Michael Jackson’s doctor given syringe residue

DEFENCE lawyers for the doctor charged in Michael Jackson’s death can have half the residue left in syringes and other medical items found in the star’s bedroom for testing by a private laboratory, prosecutors say.

Dr Conrad Murray has pleaded not guilty to involuntary manslaughter in the pop star’s death by acute propofol intoxication on June 25, 2009. Propofol is an anaesthetic.

“The people ask that the defence be given one-half of the medical evidence so that they can hire and pay for their own defence-requested testing,” according to a motion filed by prosecutors, in response to a request by Dr Murray’s lawyers seeking the tests.

The doctor’s defence team wanted the coroner’s office to conduct testing on fluids in two syringes and an IV bag found in Jackson’s rented mansion. They want to determine how much propofol and painkiller lidocaine were in the items.

Dr Murray’s lawyers have struck an urgent tone regarding the need to test the medical items, saying the evidence was deteriorating. They described the fluids in one of the syringes as having turned to “salt” and contended the testing should have been done immediately after Jackson’s death.

The contentious motion filed by Deputy District Attorney David Walgren disputed the defence’s statements, and said prosecutors will agree to tests only if they are done correctly.

Coroner’s officials have said in court filings that the testing was not necessary to determine Jackson’s cause of death.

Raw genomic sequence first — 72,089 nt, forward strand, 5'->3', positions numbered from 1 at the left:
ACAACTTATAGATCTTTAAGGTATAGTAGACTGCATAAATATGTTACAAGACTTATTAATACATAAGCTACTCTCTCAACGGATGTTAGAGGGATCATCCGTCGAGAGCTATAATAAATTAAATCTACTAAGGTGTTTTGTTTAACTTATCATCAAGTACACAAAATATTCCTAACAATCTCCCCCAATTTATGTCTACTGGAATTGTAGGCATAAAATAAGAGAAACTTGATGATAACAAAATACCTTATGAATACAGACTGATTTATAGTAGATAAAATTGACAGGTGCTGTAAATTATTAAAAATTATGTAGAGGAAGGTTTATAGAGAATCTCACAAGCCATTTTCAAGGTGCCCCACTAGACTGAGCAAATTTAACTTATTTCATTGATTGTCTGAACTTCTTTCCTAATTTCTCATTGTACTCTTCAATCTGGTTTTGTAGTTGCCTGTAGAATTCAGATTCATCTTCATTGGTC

Superior Court Judge Michael Pastor has said testing is not needed to determine if there is enough evidence to order Murray for to stand trial.

Pastor will hear the arguments on the tests on Wednesday – six days before Dr Murray is scheduled to appear for a preliminary hearing to determine if there is enough evidence for the cardiologist to stand trial.

In the motion filed on Monday, the District Attorney said that if the tests were performed by the coroner’s office, defence lawyers should be required to sign an acknowledgement that they understand the coroner will be using an experimental procedure; that the interpretation of data will be difficult; and that the testing could consume or alter the evidence.

He also accused the defence of making false allegations that they had not received relevant toxicological evidence. He said they have had the evidence since February 16, 2010.

He cited the allegations as the reason he is seeking written court orders to validate all further testing.

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